First, the juries found that Smith had been convicted of another offense exposing him to a life sentence or the death penalty, Arizona Revised Statutes section 13-454(E)(1) (1977).2 To establish the (E)(1) aggravator, the prosecution introduced Smith's prior 1973 and 1976 convictions for raping Archibeque and Fortner.
Second, both juries found that Smith had been previously convicted of a felony involving “the use or threat of violence,” Ariz. Rev. Stat. § 13-454(E)(2) (1977). To establish the (E)(2) aggravator, the prosecution first offered the Lee murder at the Spencer sentencing and then offered the Spencer murder at the Lee sentencing.
Third, the juries found that the Spencer and Lee murders were especially cruel, heinous, or depraved within the meaning of Arizona Revised Statutes section 13-454(E)(6) (1977). To establish the (E)(6) aggravator, the prosecution elicited testimony regarding the women's injuries and the cause of death for each. The prosecution offered evidence that both women had been asphyxiated by dirt forced into their airways, that before death both had been bound at the wrists and ankles with ligatures, and that each suffered puncture and stab wounds. As the Arizona Supreme Court recounted, Spencer “suffered nineteen stab wounds to the pubic region and a vaginal tear that was caused by penetration. She also had three stab wounds to her breasts and a sewing needle was found embedded in her left breast.” Lee “also had puncture and stab wounds to her chest, abdomen, and breasts and damage to her vulva.”
As mitigation evidence, Smith offered expert testimony demonstrating mental impairment and psychological problems, including signs of dissociative identity disorder.3 Smith's expert also concurred with the prosecution expert's diagnosis that Smith suffered from sexual sadism. Smith's mother and sister testified to Smith's personal history and several prison employees and a prison expert testified to his good behavior in prison.
Both juries returned a death verdict and the court entered a sentence of death by lethal injection.
On his third direct appeal, Smith raised six primary arguments. Among those arguments, and relevant to this federal habeas proceeding, Smith challenged the sufficiency of the evidence supporting the (E)(2) aggravator, the prosecution's use of autopsy-related hearsay evidence at the Lee sentencing in violation of the Confrontation Clause, U.S. Const., amend. VI, § 2, and the prosecution's use of prejudicial rebuttal evidence. Smith also asserted twelve one-paragraph claims which he conceded were foreclosed by state law. Among those truncated claims, Smith asserted that Arizona's capital sentence scheme provides no objective standards to guide the jury in the penalty phase and thus violates the Eighth and Fourteenth Amendments. The Arizona Supreme Court rejected each of Smith's challenges and affirmed both death sentences. Smith, 159 P.3d 531. The U.S. Supreme Court denied Smith's petition for certiorari. Smith v. Arizona, 552 U.S. 985 (2007); 128 S. Ct. 2997 (mem.).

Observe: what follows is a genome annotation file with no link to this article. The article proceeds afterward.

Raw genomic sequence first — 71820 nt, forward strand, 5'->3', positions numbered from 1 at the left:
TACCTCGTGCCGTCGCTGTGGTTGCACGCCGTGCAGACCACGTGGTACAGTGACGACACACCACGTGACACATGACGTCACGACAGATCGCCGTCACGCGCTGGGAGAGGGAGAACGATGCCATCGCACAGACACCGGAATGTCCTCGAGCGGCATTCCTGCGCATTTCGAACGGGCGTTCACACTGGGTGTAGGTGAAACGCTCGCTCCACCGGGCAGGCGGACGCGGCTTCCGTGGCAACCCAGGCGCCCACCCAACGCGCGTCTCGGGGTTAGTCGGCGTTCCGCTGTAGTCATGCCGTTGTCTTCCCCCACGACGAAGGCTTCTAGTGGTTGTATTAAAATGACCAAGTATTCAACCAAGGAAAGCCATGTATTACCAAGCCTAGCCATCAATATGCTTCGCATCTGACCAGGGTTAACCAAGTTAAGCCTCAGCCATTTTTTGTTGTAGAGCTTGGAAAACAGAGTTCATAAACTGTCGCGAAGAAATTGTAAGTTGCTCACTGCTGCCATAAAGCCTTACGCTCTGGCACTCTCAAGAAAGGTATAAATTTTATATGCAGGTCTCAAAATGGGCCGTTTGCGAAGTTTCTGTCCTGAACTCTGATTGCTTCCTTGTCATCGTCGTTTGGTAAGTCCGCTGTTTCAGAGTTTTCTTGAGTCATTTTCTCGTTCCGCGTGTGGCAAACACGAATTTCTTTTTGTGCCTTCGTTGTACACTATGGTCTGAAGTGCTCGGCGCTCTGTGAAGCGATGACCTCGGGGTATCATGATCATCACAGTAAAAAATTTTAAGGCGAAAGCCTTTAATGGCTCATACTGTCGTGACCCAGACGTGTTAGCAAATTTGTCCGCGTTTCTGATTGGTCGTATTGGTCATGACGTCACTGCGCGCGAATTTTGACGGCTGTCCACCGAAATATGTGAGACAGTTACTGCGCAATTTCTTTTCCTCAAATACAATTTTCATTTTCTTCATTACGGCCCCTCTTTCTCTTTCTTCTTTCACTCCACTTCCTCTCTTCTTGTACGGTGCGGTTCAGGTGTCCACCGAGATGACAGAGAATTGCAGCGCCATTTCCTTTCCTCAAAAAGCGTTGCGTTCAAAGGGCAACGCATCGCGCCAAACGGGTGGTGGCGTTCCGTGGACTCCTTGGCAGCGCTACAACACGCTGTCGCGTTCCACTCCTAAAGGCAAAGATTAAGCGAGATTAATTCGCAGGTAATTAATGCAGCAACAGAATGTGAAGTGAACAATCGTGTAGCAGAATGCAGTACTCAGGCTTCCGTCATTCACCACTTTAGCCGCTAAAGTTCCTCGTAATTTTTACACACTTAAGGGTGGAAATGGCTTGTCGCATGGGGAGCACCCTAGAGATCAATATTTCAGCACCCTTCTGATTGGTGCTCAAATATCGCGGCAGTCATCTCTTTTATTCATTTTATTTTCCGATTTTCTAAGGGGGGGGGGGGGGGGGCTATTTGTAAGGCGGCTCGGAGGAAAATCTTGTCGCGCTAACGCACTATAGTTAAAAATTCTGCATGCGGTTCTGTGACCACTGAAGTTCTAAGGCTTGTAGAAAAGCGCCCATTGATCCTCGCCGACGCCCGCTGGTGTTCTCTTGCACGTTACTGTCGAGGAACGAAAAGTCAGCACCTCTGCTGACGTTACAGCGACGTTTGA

Two years later, in November 2009, the Arizona Supreme Court appointed counsel for Smith's post-conviction proceedings. In mid-2011, Smith filed his post-conviction relief petition in state superior court, referred to in Arizona as a Rule 32 petition. See Ariz. R. Crim. P. 32.1.4 The post-conviction court rejected each of Smith's arguments and dismissed his Rule 32 petition. In February 2012, the Arizona Supreme Court denied review without comment.
In December 2012, Smith timely filed a new § 2254 habeas petition in federal court, in which he raised thirty-nine claims challenging his death sentences and requested an evidentiary hearing. Among those claims, Smith raised the following seven arguments which he has pressed on appeal: